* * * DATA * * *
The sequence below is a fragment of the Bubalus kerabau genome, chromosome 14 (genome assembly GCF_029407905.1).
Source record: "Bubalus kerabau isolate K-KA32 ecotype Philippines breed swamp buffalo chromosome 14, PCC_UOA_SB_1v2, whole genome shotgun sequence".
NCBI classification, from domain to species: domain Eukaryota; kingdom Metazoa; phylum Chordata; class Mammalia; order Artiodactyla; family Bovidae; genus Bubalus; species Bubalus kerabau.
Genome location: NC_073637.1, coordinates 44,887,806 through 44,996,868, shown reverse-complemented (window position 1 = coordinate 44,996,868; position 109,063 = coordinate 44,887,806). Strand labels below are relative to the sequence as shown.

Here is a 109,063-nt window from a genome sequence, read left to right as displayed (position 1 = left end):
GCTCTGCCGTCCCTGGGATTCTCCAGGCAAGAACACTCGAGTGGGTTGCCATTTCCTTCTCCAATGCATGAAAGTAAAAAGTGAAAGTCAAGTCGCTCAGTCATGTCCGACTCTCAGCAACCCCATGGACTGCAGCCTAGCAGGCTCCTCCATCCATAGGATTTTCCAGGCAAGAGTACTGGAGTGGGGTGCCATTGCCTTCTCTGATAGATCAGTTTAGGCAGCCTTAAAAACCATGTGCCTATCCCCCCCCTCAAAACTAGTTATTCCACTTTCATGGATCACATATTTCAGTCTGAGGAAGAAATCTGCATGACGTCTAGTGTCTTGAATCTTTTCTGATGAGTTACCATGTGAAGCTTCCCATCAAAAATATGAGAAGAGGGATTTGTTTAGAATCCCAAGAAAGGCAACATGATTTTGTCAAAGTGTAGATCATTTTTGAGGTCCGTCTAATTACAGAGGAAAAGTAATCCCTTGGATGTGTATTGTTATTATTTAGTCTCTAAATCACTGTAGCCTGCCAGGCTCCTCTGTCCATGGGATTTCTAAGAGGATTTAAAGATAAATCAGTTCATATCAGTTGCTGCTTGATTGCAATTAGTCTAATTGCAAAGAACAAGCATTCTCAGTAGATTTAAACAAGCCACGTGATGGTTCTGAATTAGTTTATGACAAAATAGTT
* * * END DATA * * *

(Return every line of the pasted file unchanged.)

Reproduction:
The sequence below is a fragment of the Bubalus kerabau genome, chromosome 14 (genome assembly GCF_029407905.1).
Source record: "Bubalus kerabau isolate K-KA32 ecotype Philippines breed swamp buffalo chromosome 14, PCC_UOA_SB_1v2, whole genome shotgun sequence".
NCBI classification, from domain to species: domain Eukaryota; kingdom Metazoa; phylum Chordata; class Mammalia; order Artiodactyla; family Bovidae; genus Bubalus; species Bubalus kerabau.
Genome location: NC_073637.1, coordinates 44,887,806 through 44,996,868, shown reverse-complemented (window position 1 = coordinate 44,996,868; position 109,063 = coordinate 44,887,806). Strand labels below are relative to the sequence as shown.

Here is a 109,063-nt window from a genome sequence, read left to right as displayed (position 1 = left end):
GCTCTGCCGTCCCTGGGATTCTCCAGGCAAGAACACTCGAGTGGGTTGCCATTTCCTTCTCCAATGCATGAAAGTAAAAAGTGAAAGTCAAGTCGCTCAGTCATGTCCGACTCTCAGCAACCCCATGGACTGCAGCCTAGCAGGCTCCTCCATCCATAGGATTTTCCAGGCAAGAGTACTGGAGTGGGGTGCCATTGCCTTCTCTGATAGATCAGTTTAGGCAGCCTTAAAAACCATGTGCCTATCCCCCCCCTCAAAACTAGTTATTCCACTTTCATGGATCACATATTTCAGTCTGAGGAAGAAATCTGCATGACGTCTAGTGTCTTGAATCTTTTCTGATGAGTTACCATGTGAAGCTTCCCATCAAAAATATGAGAAGAGGGATTTGTTTAGAATCCCAAGAAAGGCAACATGATTTTGTCAAAGTGTAGATCATTTTTGAGGTCCGTCTAATTACAGAGGAAAAGTAATCCCTTGGATGTGTATTGTTATTATTTAGTCTCTAAATCACTGTAGCCTGCCAGGCTCCTCTGTCCATGGGATTTCTAAGAGGATTTAAAGATAAATCAGTTCATATCAGTTGCTGCTTGATTGCAATTAGTCTAATTGCAAAGAACAAGCATTCTCAGTAGATTTAAACAAGCCACGTGATGGTTCTGAATTAGTTTATGACAAAATAGTT